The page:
How to check an electrode set for defects ?
 
What does it mean: The Bucket Test ?
When the Blue LED turns off, or when your electrodes are becoming noisy, you can use the 'Bucket Test' to test your electrode sets for defects. This test is done as following:
Fill a glass or plastic bowl or plastic bucket (no metal) with tap water and add a teaspoon of table salt (NaCl).
Connect a CMS/DRL cord to the front of the AD-box, or connect a P32 electrode set with integrated CMS/DRL to the "A" SCSI connector on the top of the AD-box.
Now first submerge only the CMS and DRL electrodes into the water. The Blue LED should now turn on. If the Blue LED turns off (blinking) then most likely the CMS/DRL electrodes are defect.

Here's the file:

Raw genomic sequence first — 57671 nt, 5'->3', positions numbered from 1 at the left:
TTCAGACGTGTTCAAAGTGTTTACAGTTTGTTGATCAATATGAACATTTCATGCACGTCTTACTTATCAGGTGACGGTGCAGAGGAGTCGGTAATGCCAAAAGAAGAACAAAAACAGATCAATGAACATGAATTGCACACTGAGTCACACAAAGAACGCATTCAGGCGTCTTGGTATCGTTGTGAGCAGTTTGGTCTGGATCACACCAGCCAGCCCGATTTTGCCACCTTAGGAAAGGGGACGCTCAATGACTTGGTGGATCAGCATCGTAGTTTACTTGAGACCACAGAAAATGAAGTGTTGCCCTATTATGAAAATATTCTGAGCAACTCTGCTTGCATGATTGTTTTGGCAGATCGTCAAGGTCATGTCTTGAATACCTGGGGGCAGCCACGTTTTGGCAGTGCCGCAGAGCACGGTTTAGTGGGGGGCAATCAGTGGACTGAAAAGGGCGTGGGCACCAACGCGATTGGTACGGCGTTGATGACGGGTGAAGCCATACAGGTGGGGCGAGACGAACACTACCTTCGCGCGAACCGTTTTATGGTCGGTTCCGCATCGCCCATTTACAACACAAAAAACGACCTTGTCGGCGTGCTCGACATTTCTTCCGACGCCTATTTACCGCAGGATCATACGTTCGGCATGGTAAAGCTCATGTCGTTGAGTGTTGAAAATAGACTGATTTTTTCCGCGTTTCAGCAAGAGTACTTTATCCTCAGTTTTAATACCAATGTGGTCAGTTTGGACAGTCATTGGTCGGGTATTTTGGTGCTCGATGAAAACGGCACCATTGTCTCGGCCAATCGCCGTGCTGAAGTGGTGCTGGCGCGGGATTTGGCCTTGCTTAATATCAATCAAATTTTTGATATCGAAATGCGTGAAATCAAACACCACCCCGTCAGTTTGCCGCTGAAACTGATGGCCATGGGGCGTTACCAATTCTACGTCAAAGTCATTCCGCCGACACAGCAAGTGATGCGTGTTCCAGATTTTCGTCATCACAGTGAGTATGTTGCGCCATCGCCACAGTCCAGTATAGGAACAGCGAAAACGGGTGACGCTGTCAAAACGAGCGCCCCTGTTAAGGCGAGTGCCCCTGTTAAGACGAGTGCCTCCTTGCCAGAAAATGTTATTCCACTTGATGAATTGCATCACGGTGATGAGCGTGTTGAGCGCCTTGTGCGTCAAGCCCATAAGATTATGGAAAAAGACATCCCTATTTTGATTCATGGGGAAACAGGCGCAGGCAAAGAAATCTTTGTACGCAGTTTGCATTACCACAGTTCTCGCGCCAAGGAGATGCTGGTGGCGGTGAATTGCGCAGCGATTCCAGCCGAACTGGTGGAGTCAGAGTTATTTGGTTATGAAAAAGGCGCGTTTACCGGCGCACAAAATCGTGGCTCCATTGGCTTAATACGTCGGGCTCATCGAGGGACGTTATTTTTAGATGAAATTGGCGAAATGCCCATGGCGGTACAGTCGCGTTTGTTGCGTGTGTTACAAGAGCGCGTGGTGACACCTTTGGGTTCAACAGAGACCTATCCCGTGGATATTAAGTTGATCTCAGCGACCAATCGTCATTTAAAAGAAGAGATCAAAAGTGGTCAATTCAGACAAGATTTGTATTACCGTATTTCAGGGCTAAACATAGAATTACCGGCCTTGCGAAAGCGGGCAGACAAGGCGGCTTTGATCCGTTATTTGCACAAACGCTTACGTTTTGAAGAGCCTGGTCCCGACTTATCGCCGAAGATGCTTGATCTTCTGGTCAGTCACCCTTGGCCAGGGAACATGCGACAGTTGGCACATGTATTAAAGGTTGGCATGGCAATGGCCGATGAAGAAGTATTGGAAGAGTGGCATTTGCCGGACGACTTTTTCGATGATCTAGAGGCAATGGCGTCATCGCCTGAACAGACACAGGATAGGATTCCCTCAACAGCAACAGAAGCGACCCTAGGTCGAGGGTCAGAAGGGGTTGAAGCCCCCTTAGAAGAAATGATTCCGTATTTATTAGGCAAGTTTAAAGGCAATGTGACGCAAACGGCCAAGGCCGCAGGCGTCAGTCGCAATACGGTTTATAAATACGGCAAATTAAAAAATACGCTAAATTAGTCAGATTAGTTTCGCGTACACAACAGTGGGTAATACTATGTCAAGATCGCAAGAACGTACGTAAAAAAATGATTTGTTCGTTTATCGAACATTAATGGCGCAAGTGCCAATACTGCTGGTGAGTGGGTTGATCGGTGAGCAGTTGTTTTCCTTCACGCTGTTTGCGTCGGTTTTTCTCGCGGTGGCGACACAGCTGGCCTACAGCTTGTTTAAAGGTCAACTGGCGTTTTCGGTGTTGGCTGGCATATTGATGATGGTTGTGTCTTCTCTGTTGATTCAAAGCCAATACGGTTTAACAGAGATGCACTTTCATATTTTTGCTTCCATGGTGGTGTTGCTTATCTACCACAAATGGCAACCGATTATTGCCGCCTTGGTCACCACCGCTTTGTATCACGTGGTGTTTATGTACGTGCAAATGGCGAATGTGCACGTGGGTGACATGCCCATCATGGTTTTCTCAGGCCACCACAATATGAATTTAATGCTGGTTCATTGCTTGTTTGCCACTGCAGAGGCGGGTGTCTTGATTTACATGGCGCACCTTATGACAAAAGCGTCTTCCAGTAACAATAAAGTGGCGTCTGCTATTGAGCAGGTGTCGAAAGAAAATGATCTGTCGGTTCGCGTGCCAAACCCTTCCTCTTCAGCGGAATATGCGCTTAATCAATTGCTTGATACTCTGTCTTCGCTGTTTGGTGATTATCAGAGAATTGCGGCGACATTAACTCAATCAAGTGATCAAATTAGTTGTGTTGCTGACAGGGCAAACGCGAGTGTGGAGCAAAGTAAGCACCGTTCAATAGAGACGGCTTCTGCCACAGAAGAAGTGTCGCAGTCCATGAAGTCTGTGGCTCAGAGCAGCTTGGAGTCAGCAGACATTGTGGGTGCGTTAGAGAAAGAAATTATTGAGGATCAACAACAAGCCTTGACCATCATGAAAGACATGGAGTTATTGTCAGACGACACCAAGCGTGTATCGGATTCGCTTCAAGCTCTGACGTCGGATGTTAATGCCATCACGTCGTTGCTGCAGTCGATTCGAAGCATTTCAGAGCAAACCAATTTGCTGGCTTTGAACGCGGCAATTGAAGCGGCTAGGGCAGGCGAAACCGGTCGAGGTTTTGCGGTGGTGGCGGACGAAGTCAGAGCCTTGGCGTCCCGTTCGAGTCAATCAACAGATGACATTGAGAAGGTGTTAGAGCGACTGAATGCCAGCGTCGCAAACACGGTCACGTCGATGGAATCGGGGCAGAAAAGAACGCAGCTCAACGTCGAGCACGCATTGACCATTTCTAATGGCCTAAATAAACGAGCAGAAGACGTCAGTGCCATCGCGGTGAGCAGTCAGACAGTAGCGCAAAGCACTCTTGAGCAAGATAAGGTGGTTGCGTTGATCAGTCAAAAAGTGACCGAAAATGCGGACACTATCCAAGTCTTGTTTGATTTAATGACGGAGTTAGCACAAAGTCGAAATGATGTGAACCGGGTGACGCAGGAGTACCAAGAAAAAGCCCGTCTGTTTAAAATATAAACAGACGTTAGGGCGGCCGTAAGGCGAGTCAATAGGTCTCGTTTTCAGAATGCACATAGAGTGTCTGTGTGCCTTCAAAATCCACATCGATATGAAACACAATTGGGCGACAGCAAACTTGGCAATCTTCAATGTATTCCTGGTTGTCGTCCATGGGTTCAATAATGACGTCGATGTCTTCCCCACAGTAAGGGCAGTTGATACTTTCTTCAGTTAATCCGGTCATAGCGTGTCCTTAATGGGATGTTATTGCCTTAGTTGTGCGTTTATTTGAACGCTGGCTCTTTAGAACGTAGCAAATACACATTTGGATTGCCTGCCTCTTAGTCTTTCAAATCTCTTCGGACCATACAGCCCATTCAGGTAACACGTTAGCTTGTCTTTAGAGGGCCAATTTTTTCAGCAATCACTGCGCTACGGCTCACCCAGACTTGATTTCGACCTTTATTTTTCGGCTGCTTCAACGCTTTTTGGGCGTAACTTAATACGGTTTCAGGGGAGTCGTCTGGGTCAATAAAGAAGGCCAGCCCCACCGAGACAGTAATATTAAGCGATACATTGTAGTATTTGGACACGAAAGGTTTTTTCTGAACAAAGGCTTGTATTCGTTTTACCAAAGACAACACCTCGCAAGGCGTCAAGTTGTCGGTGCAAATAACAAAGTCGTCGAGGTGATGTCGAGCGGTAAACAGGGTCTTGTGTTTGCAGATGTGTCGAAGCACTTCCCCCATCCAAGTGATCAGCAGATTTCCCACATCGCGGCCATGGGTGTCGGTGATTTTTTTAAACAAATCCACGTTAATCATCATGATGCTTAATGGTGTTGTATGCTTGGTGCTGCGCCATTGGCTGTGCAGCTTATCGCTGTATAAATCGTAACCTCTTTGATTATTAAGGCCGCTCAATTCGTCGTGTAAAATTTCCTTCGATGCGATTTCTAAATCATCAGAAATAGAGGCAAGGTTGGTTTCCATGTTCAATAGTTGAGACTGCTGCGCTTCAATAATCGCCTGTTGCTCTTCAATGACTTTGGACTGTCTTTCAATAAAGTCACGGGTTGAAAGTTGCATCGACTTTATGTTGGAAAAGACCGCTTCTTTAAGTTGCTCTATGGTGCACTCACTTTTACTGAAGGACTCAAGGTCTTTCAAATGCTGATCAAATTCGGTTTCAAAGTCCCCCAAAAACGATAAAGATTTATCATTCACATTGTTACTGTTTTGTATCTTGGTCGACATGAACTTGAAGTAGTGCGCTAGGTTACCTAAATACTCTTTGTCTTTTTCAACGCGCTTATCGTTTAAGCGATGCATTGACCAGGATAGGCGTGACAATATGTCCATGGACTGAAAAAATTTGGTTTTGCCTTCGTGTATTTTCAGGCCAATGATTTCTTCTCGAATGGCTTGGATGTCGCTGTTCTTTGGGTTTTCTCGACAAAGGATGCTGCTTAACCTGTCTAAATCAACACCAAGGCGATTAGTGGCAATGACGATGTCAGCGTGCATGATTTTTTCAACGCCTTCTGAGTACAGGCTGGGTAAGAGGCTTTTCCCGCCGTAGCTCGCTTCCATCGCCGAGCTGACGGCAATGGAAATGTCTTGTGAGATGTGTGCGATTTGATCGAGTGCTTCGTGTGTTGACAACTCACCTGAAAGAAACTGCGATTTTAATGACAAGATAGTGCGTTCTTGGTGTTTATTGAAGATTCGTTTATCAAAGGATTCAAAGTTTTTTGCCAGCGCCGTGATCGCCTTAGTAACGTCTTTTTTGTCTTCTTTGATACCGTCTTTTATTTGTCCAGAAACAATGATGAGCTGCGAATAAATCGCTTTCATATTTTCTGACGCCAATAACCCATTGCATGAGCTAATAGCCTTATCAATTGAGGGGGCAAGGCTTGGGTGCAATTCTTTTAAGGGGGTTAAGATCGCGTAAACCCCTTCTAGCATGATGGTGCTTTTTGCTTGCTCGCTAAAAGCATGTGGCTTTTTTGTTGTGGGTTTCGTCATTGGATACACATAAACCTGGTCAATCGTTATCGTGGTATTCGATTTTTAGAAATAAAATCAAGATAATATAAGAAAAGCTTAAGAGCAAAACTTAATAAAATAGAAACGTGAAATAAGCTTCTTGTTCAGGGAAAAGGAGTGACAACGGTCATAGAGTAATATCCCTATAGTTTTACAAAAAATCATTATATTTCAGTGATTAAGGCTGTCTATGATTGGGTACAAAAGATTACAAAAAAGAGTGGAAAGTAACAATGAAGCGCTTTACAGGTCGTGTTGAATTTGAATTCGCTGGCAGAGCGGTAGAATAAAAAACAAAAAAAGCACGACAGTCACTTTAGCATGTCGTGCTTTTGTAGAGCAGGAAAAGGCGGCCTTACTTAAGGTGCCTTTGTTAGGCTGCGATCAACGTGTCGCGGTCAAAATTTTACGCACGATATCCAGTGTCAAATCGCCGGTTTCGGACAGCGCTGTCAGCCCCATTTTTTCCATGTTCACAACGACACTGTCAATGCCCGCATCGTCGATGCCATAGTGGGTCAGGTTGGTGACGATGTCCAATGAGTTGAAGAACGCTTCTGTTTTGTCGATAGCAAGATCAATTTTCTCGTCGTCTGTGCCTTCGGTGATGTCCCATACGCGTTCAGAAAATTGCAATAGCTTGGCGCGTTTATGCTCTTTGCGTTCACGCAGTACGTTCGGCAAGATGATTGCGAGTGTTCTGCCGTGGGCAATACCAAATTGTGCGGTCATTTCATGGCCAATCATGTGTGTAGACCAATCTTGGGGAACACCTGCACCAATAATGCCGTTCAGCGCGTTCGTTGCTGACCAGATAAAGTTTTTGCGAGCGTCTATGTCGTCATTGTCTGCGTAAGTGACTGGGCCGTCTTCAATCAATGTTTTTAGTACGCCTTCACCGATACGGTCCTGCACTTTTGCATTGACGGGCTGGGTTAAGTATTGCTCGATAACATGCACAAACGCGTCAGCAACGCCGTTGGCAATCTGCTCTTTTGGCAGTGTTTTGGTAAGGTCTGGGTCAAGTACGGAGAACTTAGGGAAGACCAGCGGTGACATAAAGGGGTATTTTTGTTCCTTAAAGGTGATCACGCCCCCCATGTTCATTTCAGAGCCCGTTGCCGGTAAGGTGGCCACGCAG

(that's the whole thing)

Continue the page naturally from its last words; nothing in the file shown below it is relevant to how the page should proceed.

Now submerge the offending electrode(s) into the water, one by one and observe the Blue LED.
If there are any kinked wires, then moving/bending the electrodes and wires, will reveal them quicker.
If the Blue LED turns off, then you have found the problematic electrode(s).

What does it mean: Blue LED turns off ?
The CMS/DRL circuitry inside the AD-box constantly checks whether the AD-box and all the electrodes are working safely t
o comply with the 50uA max. value specified for the IEC-601 CF type isolation used in Europe.
If the Blue LED turns off (It will be blinking at about 1 Hertz) when an electrode is connected to the subject or during the bucket test, then this can be caused by:
An electrode wire is kinked internally. When a kinked wire is detected by the CMSDRL safety circuitry, then the CMS/DRL will turn-off the Blue LED (Blue LED will start blinking). The CMS/DRL will also turn-off all powers going to all electrodes. No measurement will be possible anymore, all channels will display maximum offset on the offset tab-page in ActiView.